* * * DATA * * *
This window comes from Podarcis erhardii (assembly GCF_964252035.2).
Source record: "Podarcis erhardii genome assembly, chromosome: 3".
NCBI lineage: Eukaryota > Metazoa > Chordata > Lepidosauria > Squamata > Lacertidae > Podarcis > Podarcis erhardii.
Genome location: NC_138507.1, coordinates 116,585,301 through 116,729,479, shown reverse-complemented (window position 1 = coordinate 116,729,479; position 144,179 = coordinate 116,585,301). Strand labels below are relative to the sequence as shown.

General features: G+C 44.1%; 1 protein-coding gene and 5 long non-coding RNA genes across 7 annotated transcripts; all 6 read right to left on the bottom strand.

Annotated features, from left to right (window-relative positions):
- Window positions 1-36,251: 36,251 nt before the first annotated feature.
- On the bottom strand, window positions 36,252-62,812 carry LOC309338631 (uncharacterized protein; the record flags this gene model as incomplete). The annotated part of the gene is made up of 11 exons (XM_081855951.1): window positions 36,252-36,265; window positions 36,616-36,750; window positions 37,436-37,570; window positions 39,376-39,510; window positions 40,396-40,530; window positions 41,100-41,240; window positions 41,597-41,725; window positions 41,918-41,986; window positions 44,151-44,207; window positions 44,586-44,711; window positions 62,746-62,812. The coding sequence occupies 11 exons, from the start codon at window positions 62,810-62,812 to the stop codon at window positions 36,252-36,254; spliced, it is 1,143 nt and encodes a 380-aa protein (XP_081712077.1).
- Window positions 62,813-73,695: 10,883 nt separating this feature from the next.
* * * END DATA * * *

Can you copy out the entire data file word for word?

This window comes from Podarcis erhardii (assembly GCF_964252035.2).
Source record: "Podarcis erhardii genome assembly, chromosome: 3".
NCBI lineage: Eukaryota > Metazoa > Chordata > Lepidosauria > Squamata > Lacertidae > Podarcis > Podarcis erhardii.
Genome location: NC_138507.1, coordinates 116,585,301 through 116,729,479, shown reverse-complemented (window position 1 = coordinate 116,729,479; position 144,179 = coordinate 116,585,301). Strand labels below are relative to the sequence as shown.

General features: G+C 44.1%; 1 protein-coding gene and 5 long non-coding RNA genes across 7 annotated transcripts; all 6 read right to left on the bottom strand.

Annotated features, from left to right (window-relative positions):
- Window positions 1-36,251: 36,251 nt before the first annotated feature.
- On the bottom strand, window positions 36,252-62,812 carry LOC309338631 (uncharacterized protein; the record flags this gene model as incomplete). The annotated part of the gene is made up of 11 exons (XM_081855951.1): window positions 36,252-36,265; window positions 36,616-36,750; window positions 37,436-37,570; window positions 39,376-39,510; window positions 40,396-40,530; window positions 41,100-41,240; window positions 41,597-41,725; window positions 41,918-41,986; window positions 44,151-44,207; window positions 44,586-44,711; window positions 62,746-62,812. The coding sequence occupies 11 exons, from the start codon at window positions 62,810-62,812 to the stop codon at window positions 36,252-36,254; spliced, it is 1,143 nt and encodes a 380-aa protein (XP_081712077.1).
- Window positions 62,813-73,695: 10,883 nt separating this feature from the next.